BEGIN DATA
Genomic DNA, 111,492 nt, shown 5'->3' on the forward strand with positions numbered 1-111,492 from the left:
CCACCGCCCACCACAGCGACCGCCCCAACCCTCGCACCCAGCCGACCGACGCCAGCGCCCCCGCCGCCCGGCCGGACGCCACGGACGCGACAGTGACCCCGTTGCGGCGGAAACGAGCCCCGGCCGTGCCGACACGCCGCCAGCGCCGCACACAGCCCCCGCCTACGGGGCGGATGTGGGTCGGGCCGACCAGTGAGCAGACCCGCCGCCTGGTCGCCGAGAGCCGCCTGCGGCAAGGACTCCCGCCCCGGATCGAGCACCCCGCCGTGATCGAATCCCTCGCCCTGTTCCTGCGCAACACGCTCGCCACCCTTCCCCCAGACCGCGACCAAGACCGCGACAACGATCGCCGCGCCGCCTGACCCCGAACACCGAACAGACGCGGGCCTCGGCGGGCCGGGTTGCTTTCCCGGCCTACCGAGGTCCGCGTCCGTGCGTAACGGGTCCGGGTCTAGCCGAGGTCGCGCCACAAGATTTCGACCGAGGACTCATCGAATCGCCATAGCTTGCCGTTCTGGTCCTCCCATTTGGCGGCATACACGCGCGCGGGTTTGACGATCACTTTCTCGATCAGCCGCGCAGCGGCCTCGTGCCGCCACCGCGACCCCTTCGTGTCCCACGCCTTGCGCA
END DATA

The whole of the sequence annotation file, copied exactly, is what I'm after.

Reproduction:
Genomic DNA, 111,492 nt, shown 5'->3' on the forward strand with positions numbered 1-111,492 from the left:
CCACCGCCCACCACAGCGACCGCCCCAACCCTCGCACCCAGCCGACCGACGCCAGCGCCCCCGCCGCCCGGCCGGACGCCACGGACGCGACAGTGACCCCGTTGCGGCGGAAACGAGCCCCGGCCGTGCCGACACGCCGCCAGCGCCGCACACAGCCCCCGCCTACGGGGCGGATGTGGGTCGGGCCGACCAGTGAGCAGACCCGCCGCCTGGTCGCCGAGAGCCGCCTGCGGCAAGGACTCCCGCCCCGGATCGAGCACCCCGCCGTGATCGAATCCCTCGCCCTGTTCCTGCGCAACACGCTCGCCACCCTTCCCCCAGACCGCGACCAAGACCGCGACAACGATCGCCGCGCCGCCTGACCCCGAACACCGAACAGACGCGGGCCTCGGCGGGCCGGGTTGCTTTCCCGGCCTACCGAGGTCCGCGTCCGTGCGTAACGGGTCCGGGTCTAGCCGAGGTCGCGCCACAAGATTTCGACCGAGGACTCATCGAATCGCCATAGCTTGCCGTTCTGGTCCTCCCATTTGGCGGCATACACGCGCGCGGGTTTGACGATCACTTTCTCGATCAGCCGCGCAGCGGCCTCGTGCCGCCACCGCGACCCCTTCGTGTCCCACGCCTTGCGCA